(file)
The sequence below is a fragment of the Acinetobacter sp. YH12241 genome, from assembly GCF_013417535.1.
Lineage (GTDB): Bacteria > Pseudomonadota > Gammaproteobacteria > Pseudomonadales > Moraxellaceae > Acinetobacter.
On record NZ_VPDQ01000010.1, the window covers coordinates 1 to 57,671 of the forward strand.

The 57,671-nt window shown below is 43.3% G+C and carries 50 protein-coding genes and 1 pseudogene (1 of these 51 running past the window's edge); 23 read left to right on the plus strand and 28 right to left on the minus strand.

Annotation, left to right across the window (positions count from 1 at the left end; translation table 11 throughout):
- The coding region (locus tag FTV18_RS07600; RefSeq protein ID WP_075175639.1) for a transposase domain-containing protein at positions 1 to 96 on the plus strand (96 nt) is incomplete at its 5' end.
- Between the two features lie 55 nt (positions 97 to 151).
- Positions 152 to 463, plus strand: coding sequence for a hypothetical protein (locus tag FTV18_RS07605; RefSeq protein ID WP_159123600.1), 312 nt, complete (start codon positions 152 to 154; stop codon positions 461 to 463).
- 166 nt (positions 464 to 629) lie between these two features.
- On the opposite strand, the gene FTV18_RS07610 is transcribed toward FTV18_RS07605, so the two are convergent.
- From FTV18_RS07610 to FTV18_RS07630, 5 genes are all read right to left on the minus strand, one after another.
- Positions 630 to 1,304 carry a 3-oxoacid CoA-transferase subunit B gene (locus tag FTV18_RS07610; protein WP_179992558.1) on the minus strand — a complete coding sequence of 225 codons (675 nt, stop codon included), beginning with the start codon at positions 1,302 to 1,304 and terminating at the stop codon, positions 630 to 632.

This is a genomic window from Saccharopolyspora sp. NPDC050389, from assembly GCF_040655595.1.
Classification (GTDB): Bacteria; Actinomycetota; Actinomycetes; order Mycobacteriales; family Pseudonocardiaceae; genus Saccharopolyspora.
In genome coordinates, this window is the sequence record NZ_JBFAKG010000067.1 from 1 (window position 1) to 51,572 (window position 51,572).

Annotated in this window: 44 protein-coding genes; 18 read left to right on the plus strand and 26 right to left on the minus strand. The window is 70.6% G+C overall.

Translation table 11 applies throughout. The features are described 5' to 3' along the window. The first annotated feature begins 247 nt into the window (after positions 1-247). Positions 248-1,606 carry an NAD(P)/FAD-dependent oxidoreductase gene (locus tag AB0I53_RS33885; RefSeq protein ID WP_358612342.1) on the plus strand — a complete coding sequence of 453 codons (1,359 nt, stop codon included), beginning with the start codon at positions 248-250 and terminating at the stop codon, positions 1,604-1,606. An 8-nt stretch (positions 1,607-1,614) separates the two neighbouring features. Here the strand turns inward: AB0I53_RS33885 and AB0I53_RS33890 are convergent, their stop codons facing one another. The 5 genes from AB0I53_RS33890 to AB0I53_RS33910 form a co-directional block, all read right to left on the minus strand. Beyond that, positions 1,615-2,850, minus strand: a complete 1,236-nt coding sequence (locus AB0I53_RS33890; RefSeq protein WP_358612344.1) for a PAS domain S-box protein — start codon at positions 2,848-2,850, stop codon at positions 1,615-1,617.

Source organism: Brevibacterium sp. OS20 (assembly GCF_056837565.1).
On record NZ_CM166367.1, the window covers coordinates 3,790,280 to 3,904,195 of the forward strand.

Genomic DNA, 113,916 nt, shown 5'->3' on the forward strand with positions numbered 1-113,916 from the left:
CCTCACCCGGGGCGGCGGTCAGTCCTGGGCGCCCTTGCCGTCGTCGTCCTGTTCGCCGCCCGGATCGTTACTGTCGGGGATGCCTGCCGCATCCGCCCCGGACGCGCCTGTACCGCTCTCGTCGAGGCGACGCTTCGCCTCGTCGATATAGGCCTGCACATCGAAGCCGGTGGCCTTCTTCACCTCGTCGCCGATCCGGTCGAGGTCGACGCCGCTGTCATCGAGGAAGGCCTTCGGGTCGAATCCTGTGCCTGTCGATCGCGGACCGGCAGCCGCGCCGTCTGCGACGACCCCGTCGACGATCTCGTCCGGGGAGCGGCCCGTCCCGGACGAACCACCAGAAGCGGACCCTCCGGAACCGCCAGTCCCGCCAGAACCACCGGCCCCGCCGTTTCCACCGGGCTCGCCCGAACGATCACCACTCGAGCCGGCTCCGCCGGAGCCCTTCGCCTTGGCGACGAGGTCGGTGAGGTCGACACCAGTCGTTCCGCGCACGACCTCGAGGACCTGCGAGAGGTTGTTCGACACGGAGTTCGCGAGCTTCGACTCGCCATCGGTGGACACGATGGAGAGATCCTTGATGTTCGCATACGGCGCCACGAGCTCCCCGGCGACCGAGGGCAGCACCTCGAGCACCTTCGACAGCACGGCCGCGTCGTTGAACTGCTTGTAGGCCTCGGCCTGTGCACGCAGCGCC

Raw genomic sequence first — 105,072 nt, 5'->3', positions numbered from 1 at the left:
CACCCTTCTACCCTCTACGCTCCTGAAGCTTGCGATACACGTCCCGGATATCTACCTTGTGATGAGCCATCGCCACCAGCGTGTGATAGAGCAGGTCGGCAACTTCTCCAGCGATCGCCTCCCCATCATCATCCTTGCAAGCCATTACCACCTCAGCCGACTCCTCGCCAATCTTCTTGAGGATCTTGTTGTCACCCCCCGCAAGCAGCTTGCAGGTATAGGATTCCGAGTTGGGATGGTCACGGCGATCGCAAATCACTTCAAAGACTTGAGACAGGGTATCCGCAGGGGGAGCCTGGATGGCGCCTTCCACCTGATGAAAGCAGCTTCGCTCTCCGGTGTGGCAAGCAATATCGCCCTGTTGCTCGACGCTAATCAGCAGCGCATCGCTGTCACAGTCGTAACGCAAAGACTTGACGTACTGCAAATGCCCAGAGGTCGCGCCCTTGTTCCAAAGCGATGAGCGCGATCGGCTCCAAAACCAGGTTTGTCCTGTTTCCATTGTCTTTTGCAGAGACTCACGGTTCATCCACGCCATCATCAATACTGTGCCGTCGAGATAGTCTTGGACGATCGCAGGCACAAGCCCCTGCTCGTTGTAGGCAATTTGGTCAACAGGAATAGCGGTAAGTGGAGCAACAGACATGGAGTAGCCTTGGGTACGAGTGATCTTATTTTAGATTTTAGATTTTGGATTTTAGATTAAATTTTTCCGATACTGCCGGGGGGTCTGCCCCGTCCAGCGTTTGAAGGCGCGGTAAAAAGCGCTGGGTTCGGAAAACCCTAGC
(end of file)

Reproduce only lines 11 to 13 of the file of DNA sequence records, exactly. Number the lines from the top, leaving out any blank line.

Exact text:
- From FTV18_RS07610 to FTV18_RS07630, 5 genes are all read right to left on the minus strand, one after another.
- Positions 630 to 1,304 carry a 3-oxoacid CoA-transferase subunit B gene (locus tag FTV18_RS07610; protein WP_179992558.1) on the minus strand — a complete coding sequence of 225 codons (675 nt, stop codon included), beginning with the start codon at positions 1,302 to 1,304 and terminating at the stop codon, positions 630 to 632.

This is a genomic window from Saccharopolyspora sp. NPDC050389, from assembly GCF_040655595.1.